See also[edit]

References[edit]

  1. ^ Dauna Coulter, NASA [1] Retrieved on 12-20-2012.
  2. ^ Christine Dell'Amore, National Geographic News
  3. ^ Patrick S. Market, Chris E. Halcomb, and Rebecca L. Ebert. A Climatology of Thundersnow Events over the Contiguous United States. Retrieved on 01-11-2006.
  4. ^ USA Today. Jack Williams. Warm water helps create Great Lakes snowstorms. Retrieved on 01-11-2006.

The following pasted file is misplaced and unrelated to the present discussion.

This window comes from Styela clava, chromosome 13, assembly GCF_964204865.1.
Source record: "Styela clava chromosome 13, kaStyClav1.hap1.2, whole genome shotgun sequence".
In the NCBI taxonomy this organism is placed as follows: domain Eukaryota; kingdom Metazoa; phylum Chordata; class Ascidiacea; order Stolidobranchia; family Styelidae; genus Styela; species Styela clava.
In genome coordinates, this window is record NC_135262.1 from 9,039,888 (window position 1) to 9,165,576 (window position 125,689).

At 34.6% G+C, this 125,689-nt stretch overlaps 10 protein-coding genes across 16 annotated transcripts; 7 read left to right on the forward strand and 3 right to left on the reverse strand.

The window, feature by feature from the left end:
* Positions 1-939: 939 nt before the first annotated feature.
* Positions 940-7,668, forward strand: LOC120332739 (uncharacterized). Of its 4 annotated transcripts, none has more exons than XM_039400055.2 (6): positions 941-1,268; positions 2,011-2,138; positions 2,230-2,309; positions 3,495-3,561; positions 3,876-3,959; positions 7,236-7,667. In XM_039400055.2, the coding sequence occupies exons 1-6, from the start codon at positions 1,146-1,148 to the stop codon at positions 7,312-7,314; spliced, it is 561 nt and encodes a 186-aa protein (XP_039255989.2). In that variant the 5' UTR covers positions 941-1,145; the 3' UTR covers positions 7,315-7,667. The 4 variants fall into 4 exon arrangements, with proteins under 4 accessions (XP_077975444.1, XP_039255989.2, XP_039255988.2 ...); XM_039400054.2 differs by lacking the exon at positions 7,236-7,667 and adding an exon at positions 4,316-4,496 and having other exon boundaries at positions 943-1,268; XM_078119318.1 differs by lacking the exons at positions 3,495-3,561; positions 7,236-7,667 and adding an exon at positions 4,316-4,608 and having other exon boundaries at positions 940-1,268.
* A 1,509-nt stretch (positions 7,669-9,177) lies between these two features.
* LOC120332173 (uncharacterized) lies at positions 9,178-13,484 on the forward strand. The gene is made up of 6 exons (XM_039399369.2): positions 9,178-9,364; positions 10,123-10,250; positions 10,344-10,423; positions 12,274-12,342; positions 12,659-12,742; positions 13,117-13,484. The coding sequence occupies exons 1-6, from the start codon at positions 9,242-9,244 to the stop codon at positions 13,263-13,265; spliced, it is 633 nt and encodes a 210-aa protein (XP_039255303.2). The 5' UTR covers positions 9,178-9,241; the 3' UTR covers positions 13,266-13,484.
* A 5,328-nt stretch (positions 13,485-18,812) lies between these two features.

5. ^ Patrick S. Market, Angela M. Oravetz, David Gaede, Evan Bookbinder, Rebecca Ebert, and Christopher Melick. Upper Air Constant Pressure Composites of Midwestern Thundersnow Events. Retrieved on 01-11-2006.
  6. ^ National Weather Service Office, St. Louis, Missouri. Thundersnow Proximity Soundings. Retrieved on 01-11-2006.
  7. ^ National Weather Service Office, Sacramento, California. Alexander Tardy. Western Region Technical Attachment No. 02-13: Thundersnow in the Sierra Nevada. Retrieved on 01-11-2006.

External links[edit]